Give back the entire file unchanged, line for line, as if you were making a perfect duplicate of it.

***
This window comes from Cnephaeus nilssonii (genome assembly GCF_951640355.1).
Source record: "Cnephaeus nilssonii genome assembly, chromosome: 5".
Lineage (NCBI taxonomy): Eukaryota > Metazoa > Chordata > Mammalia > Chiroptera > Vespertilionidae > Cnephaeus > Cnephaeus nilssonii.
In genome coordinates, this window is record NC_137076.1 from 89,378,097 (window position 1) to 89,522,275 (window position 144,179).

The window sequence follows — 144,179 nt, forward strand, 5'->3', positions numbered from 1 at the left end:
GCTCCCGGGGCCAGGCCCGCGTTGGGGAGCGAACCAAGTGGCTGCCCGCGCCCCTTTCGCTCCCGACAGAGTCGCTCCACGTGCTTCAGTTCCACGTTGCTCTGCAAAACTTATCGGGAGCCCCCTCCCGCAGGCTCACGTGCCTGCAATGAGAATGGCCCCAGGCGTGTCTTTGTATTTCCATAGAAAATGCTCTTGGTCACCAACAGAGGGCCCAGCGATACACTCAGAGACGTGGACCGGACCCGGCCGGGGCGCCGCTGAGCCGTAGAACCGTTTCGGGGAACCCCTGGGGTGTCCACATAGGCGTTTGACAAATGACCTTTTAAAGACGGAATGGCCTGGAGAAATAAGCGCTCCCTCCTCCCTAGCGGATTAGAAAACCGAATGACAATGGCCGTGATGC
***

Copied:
This window comes from Cnephaeus nilssonii (genome assembly GCF_951640355.1).
Source record: "Cnephaeus nilssonii genome assembly, chromosome: 5".
Lineage (NCBI taxonomy): Eukaryota > Metazoa > Chordata > Mammalia > Chiroptera > Vespertilionidae > Cnephaeus > Cnephaeus nilssonii.
In genome coordinates, this window is record NC_137076.1 from 89,378,097 (window position 1) to 89,522,275 (window position 144,179).

The window sequence follows — 144,179 nt, forward strand, 5'->3', positions numbered from 1 at the left end:
GCTCCCGGGGCCAGGCCCGCGTTGGGGAGCGAACCAAGTGGCTGCCCGCGCCCCTTTCGCTCCCGACAGAGTCGCTCCACGTGCTTCAGTTCCACGTTGCTCTGCAAAACTTATCGGGAGCCCCCTCCCGCAGGCTCACGTGCCTGCAATGAGAATGGCCCCAGGCGTGTCTTTGTATTTCCATAGAAAATGCTCTTGGTCACCAACAGAGGGCCCAGCGATACACTCAGAGACGTGGACCGGACCCGGCCGGGGCGCCGCTGAGCCGTAGAACCGTTTCGGGGAACCCCTGGGGTGTCCACATAGGCGTTTGACAAATGACCTTTTAAAGACGGAATGGCCTGGAGAAATAAGCGCTCCCTCCTCCCTAGCGGATTAGAAAACCGAATGACAATGGCCGTGATGC